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The first law regarding sterilization was passed in 1915, after a failed initial attempt by state legislators in 1913 was vetoed by Governor John H. Morehead. This law was revised in both 1929 and 1957. The 1915, law provided for the sterilizations of the insane and feeble-minded inmates of state institutions before they were paroled. The state institutions specifically mentioned in the statute included “institutions for the feeble-minded, hospitals for the insane, the penitentiary, reformatory, industrial schools, the industrial home, and other such State institutions” In 1929, the original law was repealed and a new law was enacted, which included “habitual criminals, moral degenerates, and sexual perverts“—those individuals convicted of rape or incest—as well as the original groups. The 1929 revision of the law made it so that any inmate convicted of rape or other crimes of sexual perversion were to be compulsorily sterilized. Although the sterilization was mandatory for these individuals, the law mandated both notice and hearing and the potential for appeal to the Supreme Court.  [[Norfolk State Hospital|Click here for more...]]
 
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Revision as of 03:36, 19 May 2019

Featured Article Of The Week

Norfolk State Hospital


Norfolk Neb SH.jpg

The institution went through several name changes. In 1895, the legislature voted to call it the Asylum for the Chronic Insane. In 1905, the name was changed to Nebraska State Hospital, and then again in 1915 it was renamed the Ingelside Hospital for the Insane. The facility had four types of patients: Geriactrics, Alcoholics and drug addicts, and the criminally insane. The Norfolk Regional Center is currently a mental health and substance abuse treatment facility for adolescent and young adult males who have been paroled from the Youth Rehabilitation Treatment Center in Kearney, Nebraska (Nebraska Dept of Health). In total 902 individuals were sterilized in Nebraska. 53% of whom were women. 80% of those sterilized were deemed “mentally deficient.” The lobotomies began in 1917 and ended in 1963.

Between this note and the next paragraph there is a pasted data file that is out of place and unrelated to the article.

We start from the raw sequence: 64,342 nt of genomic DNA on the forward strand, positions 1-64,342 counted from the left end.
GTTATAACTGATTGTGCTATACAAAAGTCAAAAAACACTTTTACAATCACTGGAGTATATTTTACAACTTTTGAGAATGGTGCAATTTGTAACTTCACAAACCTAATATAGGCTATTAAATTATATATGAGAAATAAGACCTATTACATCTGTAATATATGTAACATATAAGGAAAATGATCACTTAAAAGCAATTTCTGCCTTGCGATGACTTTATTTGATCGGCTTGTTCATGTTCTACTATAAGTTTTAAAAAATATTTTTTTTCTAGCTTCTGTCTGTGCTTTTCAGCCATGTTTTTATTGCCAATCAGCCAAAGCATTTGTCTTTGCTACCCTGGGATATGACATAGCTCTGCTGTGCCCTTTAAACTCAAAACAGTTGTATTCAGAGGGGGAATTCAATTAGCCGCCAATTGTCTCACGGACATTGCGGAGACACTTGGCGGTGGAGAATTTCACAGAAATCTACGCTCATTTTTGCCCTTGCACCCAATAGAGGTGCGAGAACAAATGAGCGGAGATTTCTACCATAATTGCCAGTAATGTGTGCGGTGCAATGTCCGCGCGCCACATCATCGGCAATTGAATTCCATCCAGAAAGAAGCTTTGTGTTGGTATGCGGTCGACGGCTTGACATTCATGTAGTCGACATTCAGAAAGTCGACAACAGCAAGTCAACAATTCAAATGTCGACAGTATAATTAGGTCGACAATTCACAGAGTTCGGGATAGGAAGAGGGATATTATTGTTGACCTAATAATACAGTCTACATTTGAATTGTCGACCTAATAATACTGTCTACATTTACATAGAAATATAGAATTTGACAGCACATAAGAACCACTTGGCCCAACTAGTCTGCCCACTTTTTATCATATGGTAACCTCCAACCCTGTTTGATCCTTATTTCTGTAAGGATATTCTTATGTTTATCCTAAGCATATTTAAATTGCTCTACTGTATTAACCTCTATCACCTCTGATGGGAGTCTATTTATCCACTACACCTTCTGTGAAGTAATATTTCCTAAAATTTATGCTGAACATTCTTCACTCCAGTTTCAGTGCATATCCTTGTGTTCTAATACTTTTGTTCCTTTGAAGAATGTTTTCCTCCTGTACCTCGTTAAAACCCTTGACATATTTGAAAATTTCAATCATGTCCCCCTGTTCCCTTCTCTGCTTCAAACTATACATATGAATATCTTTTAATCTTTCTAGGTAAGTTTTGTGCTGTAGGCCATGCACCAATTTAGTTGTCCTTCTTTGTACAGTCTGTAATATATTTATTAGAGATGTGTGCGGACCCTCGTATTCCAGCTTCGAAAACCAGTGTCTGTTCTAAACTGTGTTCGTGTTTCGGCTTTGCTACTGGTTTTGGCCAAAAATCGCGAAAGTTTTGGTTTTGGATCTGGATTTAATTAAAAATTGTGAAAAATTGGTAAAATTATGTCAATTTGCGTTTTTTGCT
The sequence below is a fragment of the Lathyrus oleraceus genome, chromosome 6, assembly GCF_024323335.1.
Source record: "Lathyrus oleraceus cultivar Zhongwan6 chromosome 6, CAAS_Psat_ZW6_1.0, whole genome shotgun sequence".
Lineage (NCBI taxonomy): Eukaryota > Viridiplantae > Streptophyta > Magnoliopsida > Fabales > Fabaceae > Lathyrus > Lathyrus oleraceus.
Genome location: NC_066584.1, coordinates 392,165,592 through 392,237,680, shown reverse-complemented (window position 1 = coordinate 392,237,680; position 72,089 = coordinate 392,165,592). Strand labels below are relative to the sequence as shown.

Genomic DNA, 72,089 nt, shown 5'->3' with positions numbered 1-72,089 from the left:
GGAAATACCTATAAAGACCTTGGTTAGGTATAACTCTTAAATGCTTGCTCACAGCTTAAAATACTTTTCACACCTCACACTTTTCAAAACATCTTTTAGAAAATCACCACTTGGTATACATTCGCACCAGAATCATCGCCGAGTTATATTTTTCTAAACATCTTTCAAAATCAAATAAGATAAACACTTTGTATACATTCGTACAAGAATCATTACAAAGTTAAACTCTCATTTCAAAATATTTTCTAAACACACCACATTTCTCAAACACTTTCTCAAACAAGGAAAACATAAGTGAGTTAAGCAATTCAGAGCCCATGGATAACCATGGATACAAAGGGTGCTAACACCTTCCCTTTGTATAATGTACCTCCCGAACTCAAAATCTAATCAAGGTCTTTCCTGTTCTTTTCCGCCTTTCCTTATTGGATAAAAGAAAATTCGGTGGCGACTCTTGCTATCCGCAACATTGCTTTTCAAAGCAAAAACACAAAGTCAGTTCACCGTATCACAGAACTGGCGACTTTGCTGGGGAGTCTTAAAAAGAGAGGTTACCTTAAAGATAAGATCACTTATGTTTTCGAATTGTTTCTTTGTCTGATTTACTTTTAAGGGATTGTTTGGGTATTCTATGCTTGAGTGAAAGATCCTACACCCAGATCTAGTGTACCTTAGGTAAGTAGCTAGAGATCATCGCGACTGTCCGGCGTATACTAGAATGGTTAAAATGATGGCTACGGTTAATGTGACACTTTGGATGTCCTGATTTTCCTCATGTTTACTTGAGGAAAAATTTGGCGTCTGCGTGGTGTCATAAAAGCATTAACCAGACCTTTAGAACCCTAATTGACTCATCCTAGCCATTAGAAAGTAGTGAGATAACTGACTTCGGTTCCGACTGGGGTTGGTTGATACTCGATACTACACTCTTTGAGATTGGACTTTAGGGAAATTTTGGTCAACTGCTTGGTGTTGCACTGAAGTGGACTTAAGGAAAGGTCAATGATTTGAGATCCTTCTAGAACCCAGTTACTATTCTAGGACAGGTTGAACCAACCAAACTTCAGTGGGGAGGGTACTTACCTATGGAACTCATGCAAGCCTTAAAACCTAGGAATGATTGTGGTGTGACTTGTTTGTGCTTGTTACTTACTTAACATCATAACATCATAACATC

The first law regarding sterilization was passed in 1915, after a failed initial attempt by state legislators in 1913 was vetoed by Governor John H. Morehead. This law was revised in both 1929 and 1957. The 1915, law provided for the sterilizations of the insane and feeble-minded inmates of state institutions before they were paroled. The state institutions specifically mentioned in the statute included “institutions for the feeble-minded, hospitals for the insane, the penitentiary, reformatory, industrial schools, the industrial home, and other such State institutions” In 1929, the original law was repealed and a new law was enacted, which included “habitual criminals, moral degenerates, and sexual perverts“—those individuals convicted of rape or incest—as well as the original groups. The 1929 revision of the law made it so that any inmate convicted of rape or other crimes of sexual perversion were to be compulsorily sterilized. Although the sterilization was mandatory for these individuals, the law mandated both notice and hearing and the potential for appeal to the Supreme Court. Click here for more...